2005 Salt Lake City Annual Meeting (October 16–19, 2005)

Paper No. 12
Presentation Time: 11:00 AM


ADRAIN, Jonathan M., Department of Geoscience, The University of Iowa, 121 Trowbridge Hall, Iowa City, IA 52242 and WESTROP, Stephen R., Oklahoma Museum of Natural History and School of Geology & Geophysics, Univ of Oklahoma, Norman, OK 73072, jonathan-adrain@uiowa.edu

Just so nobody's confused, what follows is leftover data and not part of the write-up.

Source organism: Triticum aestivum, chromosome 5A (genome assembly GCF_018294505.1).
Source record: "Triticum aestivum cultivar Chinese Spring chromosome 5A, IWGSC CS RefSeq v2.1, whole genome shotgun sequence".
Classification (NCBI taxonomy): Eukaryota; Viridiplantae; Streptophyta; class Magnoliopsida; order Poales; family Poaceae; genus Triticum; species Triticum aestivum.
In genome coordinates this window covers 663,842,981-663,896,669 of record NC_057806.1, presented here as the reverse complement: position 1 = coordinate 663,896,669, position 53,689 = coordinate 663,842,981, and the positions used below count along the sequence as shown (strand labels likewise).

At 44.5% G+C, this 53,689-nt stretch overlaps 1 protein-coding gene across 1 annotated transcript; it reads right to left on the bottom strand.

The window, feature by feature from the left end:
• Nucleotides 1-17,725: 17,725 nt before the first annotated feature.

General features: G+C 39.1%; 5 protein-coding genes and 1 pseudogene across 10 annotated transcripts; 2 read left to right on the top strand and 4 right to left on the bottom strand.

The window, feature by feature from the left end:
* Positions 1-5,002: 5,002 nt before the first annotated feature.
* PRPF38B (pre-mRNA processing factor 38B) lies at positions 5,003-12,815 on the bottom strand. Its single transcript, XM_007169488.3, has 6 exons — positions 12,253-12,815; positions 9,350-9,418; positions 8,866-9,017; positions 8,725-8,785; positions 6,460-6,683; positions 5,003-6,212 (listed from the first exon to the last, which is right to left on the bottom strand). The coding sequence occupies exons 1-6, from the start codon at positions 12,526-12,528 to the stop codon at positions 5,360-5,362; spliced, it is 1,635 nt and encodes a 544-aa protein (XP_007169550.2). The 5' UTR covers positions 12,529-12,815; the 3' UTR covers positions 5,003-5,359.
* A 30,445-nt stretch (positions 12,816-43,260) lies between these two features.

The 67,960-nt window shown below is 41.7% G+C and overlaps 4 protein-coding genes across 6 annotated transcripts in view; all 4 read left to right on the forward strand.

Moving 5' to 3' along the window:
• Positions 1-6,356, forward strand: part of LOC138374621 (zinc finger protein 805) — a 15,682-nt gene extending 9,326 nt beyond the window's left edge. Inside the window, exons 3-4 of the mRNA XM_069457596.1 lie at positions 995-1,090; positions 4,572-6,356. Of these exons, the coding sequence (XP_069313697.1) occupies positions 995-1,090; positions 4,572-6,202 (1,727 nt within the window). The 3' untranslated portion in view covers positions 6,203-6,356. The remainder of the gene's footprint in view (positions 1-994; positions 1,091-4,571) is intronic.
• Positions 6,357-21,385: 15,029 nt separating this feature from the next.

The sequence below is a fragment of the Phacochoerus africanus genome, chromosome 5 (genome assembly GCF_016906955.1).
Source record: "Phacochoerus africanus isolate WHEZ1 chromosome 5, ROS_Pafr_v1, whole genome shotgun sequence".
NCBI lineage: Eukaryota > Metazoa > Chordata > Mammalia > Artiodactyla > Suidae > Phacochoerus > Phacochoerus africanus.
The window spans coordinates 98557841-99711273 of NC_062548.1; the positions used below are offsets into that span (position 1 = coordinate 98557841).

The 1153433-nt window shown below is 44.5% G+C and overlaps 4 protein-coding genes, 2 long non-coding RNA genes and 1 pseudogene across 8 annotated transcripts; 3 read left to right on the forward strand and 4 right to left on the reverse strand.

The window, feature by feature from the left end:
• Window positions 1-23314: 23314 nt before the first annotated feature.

Evenness is attracting increasing attention as a parameter in paleoecological studies of diversity. Here, we examine trends in evenness in shelf trilobite faunas of Laurentia through the Lower Paleozoic. This interval includes the Ordovician Radiation, which saw a profound reorganization of marine paleocommunities. The data set is expanded and revised from our previous analyses of trilobites diversity (Westrop and Adrain, 1998, Paleobiology, v. 24, pp. 1-16; Adrain et al., 2000, Paleobiology v. 26, pp. 625-646) and comprises more than 130 collections with a total sample size of more than 35,000 individuals. The collections span an interval from the Late Cambrian (Marjuman) to the Late Silurian (Ludlow). There is no significant difference between Late Cambrian and Ordovician shallow subtidal (between fair-weather and storm wave bases) collections in both evenness and species richness. A small but significant decline occurs in the Silurian, although this is driven largely by collections from the Wenlock and Ludlow. In contrast, deep subtidal (below storm wave base) settings show significant increases in both evenness and richness between the Late Cambrian and Silurian (Wenlock-Ludlow). Cambrian stage (“biomere”) boundary extinctions of trilobites are marked by sharp declines in both evenness and richness that persist into initial phases of recovery. Strongly uneven trilobite assemblages with low species richness also characterize some stressed environments, including peritidal carbonates and deep, dysoxic basinal settings. Overall, trends in evenness parallel those for species richness and provide no support for a major decline in trilobite diversity as a consequence of the Ordovician Radiation.